On February 16th, this journey or series was started. The last foundational stone, Amethyst, was introduced on April 11th. Trust you have enjoyed this series as much as I did putting it together. For those of you who have followed along, are you as amazed as I am about how beautiful the foundations of the New Jerusalem are going to be? Wow!

What was presented is no way near as beautiful as what we will be seeing in person. It was a human attempt to try to present these gorgeous stones and our fabulously Created Avian Wonders from our Lord. Here is a review of what the different stones are and the articles that went with this series.

Heaven’s New Jerusalem and Birds – Jasper

Kaleidoscope Jasper from Oregon ©WikiC

Ringed Teal (Callonetta leucophrys) ©WikiC

Heavens New Jerusalem and Birds – Sapphire

Sapphire Gem ©WikiC

Sapphire Flycatcher (Ficedula sapphira) ©WikiC

Heavens New Jerusalem and Birds – Chalcedony

Lavendar Blue Chalcedony ©Mineral_net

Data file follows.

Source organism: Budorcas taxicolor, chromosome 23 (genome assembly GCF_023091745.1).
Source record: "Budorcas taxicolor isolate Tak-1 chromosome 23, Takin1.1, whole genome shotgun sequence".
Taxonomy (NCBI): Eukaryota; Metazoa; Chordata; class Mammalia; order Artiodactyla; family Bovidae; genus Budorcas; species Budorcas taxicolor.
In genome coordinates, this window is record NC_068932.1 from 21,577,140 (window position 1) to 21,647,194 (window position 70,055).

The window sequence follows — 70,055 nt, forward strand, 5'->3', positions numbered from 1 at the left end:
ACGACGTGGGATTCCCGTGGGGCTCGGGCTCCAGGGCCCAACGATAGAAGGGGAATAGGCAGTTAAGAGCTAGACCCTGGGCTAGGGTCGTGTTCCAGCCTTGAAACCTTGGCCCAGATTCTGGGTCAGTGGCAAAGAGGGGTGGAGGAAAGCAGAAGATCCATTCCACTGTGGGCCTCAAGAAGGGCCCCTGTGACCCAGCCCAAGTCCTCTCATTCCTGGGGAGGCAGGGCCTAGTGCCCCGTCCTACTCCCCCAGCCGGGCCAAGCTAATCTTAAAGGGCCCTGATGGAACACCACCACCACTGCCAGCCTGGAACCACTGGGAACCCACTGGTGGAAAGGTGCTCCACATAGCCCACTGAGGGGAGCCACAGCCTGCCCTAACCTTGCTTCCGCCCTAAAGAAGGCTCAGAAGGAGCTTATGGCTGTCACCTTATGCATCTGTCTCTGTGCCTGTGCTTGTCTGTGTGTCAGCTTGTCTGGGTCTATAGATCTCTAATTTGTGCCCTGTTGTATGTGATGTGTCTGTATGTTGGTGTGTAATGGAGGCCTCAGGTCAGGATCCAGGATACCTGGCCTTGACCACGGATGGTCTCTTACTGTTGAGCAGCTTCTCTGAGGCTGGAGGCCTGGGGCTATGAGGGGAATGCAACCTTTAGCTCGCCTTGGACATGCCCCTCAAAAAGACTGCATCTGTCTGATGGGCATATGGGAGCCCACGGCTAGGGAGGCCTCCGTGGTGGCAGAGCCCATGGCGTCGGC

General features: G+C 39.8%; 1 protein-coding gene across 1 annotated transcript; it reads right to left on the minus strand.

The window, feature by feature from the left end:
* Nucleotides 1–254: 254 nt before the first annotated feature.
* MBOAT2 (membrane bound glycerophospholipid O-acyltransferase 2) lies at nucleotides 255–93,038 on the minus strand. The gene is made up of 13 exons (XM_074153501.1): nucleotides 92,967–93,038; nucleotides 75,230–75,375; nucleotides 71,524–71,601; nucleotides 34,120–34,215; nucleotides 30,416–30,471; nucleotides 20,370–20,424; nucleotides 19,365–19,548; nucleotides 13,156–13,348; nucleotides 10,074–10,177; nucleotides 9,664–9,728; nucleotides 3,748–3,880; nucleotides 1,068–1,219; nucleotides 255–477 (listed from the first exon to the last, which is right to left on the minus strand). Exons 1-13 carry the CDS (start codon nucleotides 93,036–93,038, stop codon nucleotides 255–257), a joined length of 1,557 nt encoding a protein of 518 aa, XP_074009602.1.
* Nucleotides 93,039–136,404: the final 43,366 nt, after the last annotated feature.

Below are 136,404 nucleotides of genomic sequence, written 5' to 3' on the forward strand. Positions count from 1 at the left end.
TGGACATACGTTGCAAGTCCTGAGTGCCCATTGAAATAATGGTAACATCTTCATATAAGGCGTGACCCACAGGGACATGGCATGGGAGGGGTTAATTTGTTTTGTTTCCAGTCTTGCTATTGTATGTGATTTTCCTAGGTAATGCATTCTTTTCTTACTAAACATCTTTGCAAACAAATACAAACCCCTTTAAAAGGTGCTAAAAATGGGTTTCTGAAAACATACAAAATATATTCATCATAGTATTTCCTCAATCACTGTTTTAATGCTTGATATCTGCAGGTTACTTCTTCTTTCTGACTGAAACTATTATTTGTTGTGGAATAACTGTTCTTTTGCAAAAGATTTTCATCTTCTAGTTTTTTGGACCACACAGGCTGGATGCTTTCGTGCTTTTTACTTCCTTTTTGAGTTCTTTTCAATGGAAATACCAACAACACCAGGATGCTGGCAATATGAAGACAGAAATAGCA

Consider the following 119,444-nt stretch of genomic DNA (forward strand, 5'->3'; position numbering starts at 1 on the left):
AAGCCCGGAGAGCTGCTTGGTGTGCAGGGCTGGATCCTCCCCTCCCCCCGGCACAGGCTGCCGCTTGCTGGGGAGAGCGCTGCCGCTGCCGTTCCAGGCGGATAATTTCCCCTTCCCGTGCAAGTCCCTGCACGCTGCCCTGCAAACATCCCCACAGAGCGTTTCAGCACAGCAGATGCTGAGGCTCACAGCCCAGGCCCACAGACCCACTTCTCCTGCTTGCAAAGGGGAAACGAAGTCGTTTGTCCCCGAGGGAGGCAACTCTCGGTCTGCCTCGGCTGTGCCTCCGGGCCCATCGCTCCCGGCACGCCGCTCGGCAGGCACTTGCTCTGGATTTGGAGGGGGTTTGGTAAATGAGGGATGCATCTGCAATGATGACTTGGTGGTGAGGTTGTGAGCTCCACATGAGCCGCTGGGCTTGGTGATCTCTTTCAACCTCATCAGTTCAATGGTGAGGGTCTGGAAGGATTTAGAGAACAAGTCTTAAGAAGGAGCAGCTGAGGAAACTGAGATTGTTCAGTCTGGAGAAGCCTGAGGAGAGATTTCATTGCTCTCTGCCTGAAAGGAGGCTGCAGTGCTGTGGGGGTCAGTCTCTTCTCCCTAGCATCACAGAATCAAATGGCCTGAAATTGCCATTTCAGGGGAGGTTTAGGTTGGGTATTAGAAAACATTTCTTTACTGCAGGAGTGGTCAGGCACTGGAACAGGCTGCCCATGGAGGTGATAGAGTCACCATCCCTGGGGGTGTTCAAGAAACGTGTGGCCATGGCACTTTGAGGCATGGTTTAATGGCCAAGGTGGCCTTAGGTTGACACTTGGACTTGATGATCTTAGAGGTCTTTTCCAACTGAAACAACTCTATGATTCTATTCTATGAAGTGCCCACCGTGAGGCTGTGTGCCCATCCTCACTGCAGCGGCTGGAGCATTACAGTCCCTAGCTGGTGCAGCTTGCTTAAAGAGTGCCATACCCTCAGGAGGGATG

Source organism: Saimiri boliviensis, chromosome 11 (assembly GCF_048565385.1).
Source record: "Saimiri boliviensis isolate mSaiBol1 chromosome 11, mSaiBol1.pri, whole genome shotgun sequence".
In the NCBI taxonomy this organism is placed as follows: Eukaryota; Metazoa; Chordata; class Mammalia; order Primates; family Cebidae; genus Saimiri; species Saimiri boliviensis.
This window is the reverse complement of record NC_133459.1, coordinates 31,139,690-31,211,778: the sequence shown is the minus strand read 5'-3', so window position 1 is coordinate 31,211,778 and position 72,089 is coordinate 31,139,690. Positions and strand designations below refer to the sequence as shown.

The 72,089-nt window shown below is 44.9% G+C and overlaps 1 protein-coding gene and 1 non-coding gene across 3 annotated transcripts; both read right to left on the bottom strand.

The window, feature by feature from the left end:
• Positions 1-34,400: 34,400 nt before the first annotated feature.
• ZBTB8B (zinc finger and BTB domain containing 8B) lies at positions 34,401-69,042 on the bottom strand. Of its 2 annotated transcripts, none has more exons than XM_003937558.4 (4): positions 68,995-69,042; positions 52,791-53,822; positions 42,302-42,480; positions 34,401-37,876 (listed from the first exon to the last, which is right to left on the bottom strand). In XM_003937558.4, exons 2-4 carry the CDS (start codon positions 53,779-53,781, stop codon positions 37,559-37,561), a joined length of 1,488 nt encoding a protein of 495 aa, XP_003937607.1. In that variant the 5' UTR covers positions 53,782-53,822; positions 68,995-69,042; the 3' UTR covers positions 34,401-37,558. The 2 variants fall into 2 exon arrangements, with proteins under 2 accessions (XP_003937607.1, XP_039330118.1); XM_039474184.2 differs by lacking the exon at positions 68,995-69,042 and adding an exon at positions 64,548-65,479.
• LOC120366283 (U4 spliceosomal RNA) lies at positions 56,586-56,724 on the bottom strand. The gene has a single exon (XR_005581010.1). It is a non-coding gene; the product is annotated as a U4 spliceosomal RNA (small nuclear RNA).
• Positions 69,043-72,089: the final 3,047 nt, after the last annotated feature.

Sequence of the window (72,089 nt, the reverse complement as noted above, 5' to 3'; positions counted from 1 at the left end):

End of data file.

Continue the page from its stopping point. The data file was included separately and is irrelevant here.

Lavender Waxbill (Estrilda caerulescens) ©WikiC

Heaven’s New Jerusalem and Birds – Emerald

Emerald from (Muzo Mine Boyaca Colombie) ©WikiC

Coppery-headed Emerald by Ray

Coppery-headed Emerald by Ray

Heaven’s New Jerusalem and Birds – Colors

How Are We Reflecting God’s Light?

Heaven’s New Jerusalem and Birds – Sardonyx

Red onyx – Handicraft ©WikiC

Two-barred Crossbill (Loxia leucoptera)(White-winged) by Raymond Barlow

Two-barred Crossbill (Loxia leucoptera)(White-winged) by Raymond Barlow

Heaven’s New Jerusalem and Birds – Sardius

Sardius Stone ©Pinterest

Northern Cardinal (Cardinalis cardinalis) - ©WikiC

Northern Cardinal (Cardinalis cardinalis) – ©WikiC

Heaven’s New Jerusalem and Birds – Chrysolite

Chrysolite Forsterite-Olivine ©WikiC

Yellow-green Grosbeak (Caryothraustes canadensis) ©WikiC

Heaven’s New Jerusalem and Birds – Beryl

Three Colors of Beryl ©WikiC

Beryl-spangled Tanager (Tangara nigroviridis cyanescens) ©BirdPhotos.com

Heaven’s New Jerusalem and Birds – Topaz

Topaz From Brazil-©NaturhistorischesMuseum-WikiC

Ruby-topaz Hummingbird (Chrysolampis mosquitus) ©WikiC